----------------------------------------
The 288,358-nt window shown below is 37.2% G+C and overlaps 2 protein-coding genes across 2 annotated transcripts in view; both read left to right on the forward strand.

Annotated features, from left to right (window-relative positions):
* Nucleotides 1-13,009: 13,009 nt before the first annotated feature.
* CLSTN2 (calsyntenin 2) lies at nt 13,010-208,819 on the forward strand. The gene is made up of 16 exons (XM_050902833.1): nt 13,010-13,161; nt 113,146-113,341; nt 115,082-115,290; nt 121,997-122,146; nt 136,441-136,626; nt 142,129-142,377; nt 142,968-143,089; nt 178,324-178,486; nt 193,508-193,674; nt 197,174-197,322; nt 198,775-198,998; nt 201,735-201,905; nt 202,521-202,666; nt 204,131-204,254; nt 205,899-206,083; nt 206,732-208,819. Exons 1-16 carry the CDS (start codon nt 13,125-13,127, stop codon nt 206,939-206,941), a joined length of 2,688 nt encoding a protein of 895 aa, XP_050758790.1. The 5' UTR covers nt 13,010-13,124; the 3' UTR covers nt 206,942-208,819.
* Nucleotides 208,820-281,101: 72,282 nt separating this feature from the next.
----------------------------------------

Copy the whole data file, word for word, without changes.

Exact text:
The 288,358-nt window shown below is 37.2% G+C and overlaps 2 protein-coding genes across 2 annotated transcripts in view; both read left to right on the forward strand.

Annotated features, from left to right (window-relative positions):
* Nucleotides 1-13,009: 13,009 nt before the first annotated feature.
* CLSTN2 (calsyntenin 2) lies at nt 13,010-208,819 on the forward strand. The gene is made up of 16 exons (XM_050902833.1): nt 13,010-13,161; nt 113,146-113,341; nt 115,082-115,290; nt 121,997-122,146; nt 136,441-136,626; nt 142,129-142,377; nt 142,968-143,089; nt 178,324-178,486; nt 193,508-193,674; nt 197,174-197,322; nt 198,775-198,998; nt 201,735-201,905; nt 202,521-202,666; nt 204,131-204,254; nt 205,899-206,083; nt 206,732-208,819. Exons 1-16 carry the CDS (start codon nt 13,125-13,127, stop codon nt 206,939-206,941), a joined length of 2,688 nt encoding a protein of 895 aa, XP_050758790.1. The 5' UTR covers nt 13,010-13,124; the 3' UTR covers nt 206,942-208,819.
* Nucleotides 208,820-281,101: 72,282 nt separating this feature from the next.